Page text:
This Just In
Having pointed out her high negative ratings among the electorate, Rove brutally called Clinton a "fatally flawed candidate."
Rove isn't the only person to attempt to hurt Clinton by hurling devasting truths in her general direction.
Associated Press political reporter Ron Fournier, a veteran of many presidential elections, also went after the former First Lady with a viciousness rarely scene outside of Michael Vick's Bad Newz Kennels or Republican tupperware parties.
"A candidate's unfavorability scores almost always climb during campaigns," Fournier said as he repeatedly punched Mrs. Clinton in the stomach. "If the pattern holds, Clinton has a historically high hurdle to overcome."
Earlier this year, Markos Moulitsas, editor of the liberal political blog, the Daily Kos, widely read by Democratic party activists, hissed venom directly into Mrs. Clinton's face. He slimeily pointed out Democrats were increasingly concerned whether Hillary would hurt the party's other candidates in competitive congressional battleground races if she led the party's ticket.
"Hillary would be a drag on races lower on the ballot," Moulitsas said, as he ripped one of her ears off and casually tossed it into a nearby aquarium. "In fact, her potential nomination is already creating all sorts of headaches for Senate and House recruitment efforts in tough states and districts," he spewed. "This is a dynamic not at play with any of the other serious candidates," he crowed, as Mrs. Clinton ear was devoured by Mr. Kos' goldfish.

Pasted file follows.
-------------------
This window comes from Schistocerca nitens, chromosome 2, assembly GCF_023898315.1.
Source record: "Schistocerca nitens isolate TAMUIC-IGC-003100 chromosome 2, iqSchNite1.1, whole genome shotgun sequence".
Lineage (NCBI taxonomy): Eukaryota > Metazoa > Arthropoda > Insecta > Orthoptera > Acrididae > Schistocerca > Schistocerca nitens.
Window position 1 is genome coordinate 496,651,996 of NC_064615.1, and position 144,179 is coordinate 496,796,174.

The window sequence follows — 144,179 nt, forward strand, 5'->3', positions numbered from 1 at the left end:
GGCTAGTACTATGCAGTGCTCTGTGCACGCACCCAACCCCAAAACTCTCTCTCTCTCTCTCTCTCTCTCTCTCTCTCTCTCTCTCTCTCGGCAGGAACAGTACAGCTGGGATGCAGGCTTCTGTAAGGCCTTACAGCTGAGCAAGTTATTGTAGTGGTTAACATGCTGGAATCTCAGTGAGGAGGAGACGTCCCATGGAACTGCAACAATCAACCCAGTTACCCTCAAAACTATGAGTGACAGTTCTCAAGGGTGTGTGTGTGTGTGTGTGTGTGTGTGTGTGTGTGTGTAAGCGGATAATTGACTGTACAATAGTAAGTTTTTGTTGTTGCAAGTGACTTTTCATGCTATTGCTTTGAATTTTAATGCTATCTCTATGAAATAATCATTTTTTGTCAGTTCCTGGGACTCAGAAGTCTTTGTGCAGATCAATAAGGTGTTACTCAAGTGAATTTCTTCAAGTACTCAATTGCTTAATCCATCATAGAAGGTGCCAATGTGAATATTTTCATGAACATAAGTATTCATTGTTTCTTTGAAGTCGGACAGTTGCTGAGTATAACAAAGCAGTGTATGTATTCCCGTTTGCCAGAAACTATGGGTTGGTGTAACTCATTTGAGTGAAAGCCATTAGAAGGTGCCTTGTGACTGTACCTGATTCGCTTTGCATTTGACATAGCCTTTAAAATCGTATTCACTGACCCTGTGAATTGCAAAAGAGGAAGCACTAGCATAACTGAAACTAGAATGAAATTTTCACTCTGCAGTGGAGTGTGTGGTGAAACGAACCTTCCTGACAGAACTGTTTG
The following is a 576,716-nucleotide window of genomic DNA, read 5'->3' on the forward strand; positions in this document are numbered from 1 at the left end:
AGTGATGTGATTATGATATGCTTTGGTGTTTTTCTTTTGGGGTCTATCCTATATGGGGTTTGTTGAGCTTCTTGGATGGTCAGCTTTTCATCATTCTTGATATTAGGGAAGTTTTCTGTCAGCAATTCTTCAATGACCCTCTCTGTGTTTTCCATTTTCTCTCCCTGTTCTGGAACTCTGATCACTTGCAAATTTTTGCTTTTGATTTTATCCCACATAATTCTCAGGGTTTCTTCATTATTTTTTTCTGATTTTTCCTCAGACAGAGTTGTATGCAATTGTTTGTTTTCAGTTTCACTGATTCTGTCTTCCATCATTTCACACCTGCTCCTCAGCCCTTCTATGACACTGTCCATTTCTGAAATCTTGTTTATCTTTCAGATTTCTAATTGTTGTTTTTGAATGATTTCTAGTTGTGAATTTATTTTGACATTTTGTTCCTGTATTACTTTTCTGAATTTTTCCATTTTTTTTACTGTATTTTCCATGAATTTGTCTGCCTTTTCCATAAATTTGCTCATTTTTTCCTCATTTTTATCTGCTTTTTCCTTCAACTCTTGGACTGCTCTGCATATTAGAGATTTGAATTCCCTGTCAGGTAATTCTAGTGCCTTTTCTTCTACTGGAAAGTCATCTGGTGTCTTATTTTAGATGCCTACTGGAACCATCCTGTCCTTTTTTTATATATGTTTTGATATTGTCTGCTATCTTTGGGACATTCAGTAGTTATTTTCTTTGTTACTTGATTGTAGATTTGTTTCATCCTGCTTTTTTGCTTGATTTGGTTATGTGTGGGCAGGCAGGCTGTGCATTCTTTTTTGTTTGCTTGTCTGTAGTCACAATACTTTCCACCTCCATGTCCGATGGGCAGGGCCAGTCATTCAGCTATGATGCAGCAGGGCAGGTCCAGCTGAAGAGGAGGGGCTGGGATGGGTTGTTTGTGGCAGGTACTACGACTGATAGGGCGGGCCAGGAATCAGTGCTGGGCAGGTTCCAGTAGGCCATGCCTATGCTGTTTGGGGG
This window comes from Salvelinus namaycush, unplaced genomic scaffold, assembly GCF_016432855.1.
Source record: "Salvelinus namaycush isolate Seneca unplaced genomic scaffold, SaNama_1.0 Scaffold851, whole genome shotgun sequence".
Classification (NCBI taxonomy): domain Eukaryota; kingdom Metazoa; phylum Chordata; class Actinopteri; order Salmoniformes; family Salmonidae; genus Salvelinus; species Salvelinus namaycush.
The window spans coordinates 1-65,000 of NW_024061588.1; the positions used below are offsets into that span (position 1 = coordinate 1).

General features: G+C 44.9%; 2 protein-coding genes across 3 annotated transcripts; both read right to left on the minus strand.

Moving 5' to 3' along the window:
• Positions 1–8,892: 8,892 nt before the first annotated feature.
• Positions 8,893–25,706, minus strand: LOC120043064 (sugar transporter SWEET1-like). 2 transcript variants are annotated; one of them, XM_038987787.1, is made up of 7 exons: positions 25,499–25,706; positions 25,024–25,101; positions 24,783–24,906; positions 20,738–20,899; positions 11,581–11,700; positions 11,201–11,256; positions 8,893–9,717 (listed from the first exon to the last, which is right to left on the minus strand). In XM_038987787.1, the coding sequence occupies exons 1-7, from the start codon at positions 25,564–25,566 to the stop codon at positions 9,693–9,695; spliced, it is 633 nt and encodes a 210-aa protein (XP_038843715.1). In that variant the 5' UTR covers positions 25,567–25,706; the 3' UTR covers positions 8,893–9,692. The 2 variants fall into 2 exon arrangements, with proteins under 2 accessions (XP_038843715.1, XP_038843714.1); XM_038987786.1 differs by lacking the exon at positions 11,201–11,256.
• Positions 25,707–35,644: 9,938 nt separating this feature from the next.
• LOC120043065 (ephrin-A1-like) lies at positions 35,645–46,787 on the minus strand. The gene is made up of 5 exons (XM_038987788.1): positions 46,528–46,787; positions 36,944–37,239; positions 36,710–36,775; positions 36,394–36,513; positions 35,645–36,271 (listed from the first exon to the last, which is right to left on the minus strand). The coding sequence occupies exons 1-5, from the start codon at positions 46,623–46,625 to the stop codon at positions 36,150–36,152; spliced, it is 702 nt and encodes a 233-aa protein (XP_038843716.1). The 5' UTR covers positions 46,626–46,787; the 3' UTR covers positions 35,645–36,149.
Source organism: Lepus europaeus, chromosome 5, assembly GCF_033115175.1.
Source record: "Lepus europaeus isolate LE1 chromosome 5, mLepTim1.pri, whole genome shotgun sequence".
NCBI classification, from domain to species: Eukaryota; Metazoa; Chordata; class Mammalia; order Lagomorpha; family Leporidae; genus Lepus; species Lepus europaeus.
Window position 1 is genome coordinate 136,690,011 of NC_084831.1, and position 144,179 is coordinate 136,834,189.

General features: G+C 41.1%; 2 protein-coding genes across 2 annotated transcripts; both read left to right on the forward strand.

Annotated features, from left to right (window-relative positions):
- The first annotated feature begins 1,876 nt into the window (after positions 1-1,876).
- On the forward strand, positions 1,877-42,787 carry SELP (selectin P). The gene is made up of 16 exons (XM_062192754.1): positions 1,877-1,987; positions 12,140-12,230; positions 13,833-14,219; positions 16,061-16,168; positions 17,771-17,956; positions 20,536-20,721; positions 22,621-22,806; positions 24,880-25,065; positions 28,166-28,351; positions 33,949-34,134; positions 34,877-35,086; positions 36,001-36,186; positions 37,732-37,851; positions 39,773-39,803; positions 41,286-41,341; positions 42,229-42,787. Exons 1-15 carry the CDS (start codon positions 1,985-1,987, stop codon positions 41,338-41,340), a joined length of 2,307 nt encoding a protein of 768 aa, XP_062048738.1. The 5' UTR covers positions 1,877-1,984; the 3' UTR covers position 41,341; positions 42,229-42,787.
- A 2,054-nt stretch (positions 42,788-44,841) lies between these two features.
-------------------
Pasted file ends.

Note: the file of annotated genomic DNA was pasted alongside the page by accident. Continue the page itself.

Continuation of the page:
Writing in the National Journal late last month, reporter Marc Ambinder joined the Clinton hatefest.
"Some Democrats fret about state legislators in marginal districts" if Hillary is the nominee. "And several freshman members of Congress have told their political consultants they're not quite sure what impact Clinton will have," he wrote while throwing darts at a recent photo of the Democratic front-runner taped to his bathroom door.
"People are concerned about her unfavorables, but I think it is way too early to use that as an indicator of what is going to happen in November should she become the nominee," said Bud Jackson, a Democratic media campaign adviser, who admits to hating Clinton with a passion he's says makes Karl Rove look like a sweet, furry little bunny. "Right now these polls are based on what people have already lived through with Hillary Clinton as first lady. It's going to be different when she is standing up as the candidate as opposed to first lady," said Mr. Jackson. He paused for two seconds, then shouted the word, "NOT!"
Asked about all the hate being directed at Sen. Clinton world-wide, a spokesperson for her campaign who asked not to be identified, said "Hey, we know how they feel. There isn't one of us who doesn't loathe her to the core of our beings. And we're working our asses off to get her elected. Go figure."